The Hawker Typhoon (or “Tiffy”, to use RAF slang), was a single seat fighter-bomber largely assembled by women factory workers at the Gloucestershire Aircraft Company during the Second World War.
The aircraft took its first test flight in February 1940. It was originally intended as a medium-range, high altitude interceptor to replace the Hawker Hurricane. Despite a number of highly original innovations to its interior and air frame design, however, it suffered from a number of design problems – mainly because it had been commissioned too hastily in an effort to counter the threat of the superior Focker-Wulf Ff 190 German fighter. In its early days, many were lost both in combat and for reasons unknown.
The first of these technical problems was the seepage of carbon monoxide into the cockpit. Oxygen tanks had to be used by pilots during the flight. Extra ventilation vents had to be fitted to control the high temperatures in the cockpit. During high speed dives, the tail was likely to become detached from the aircraft; excess vibration was also a dangerous feature at high speed. The undercarriage also had a tendency to jam, forcing the pilot to land on one wheel. Eventually a new canopy had to be fitted to improve all-round vision. But despite extensive modification , its performance over 20,000 feet remained disappointing. The Typhoon’s time would come, though.
In preparation for D-day, the Typhoon’s role was switched from a high altitude interceptor to a low level ground-attack fighter-bomber, equipped with 12 wing guns, bombs and rockets. And now at last the aircraft would prove its worth – spectacularly. During the landings, it was so effective that it could claim to have been one of, if not the best RAF tactical aircraft of the whole war: It was used as an interdiction raider on transport and communications deep inside Western Europe prior to the invasion, and particularly in close liaison with allied ground troops both during and afterwards.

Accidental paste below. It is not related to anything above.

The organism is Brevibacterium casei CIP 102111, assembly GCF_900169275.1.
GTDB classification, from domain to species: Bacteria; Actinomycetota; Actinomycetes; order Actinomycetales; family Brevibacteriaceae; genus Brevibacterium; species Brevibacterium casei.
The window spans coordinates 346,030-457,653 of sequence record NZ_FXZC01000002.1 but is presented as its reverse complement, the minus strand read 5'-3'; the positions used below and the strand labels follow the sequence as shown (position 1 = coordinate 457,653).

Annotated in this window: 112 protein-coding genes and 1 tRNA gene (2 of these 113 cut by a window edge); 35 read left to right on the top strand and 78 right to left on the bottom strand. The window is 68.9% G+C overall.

The aircraft’s speed, range and destructive capability came into its own now, making the Typhoon the most formidable strike aircraft, able to fly both day and night. Just one plane’s firepower was equivalent to that of a Royal Naval destroyer.
German counter attacks against the American beach-heads in the days after D-day were repulsed by low-flying Typhoons, decimating enemy artillery, tanks and infantry in the borage country around the city of Caen.
Between 1943-45, modifications to both the air frame and engine were made, enabling the Typhoon to be used as a long distance fighter over both desert and jungle terrain as well as against pinpoint targets identified by resistance groups operating ahead of the advancing allies in Western Europe.
In all, the Gloucester Aircraft Factory produced just over 3,300 planes by the end of the war. This year marks the 70th anniversary of the last produced Hawker-Typhoon, and is being marked by an exhibition at the Jet Museum at Gloucester Airport.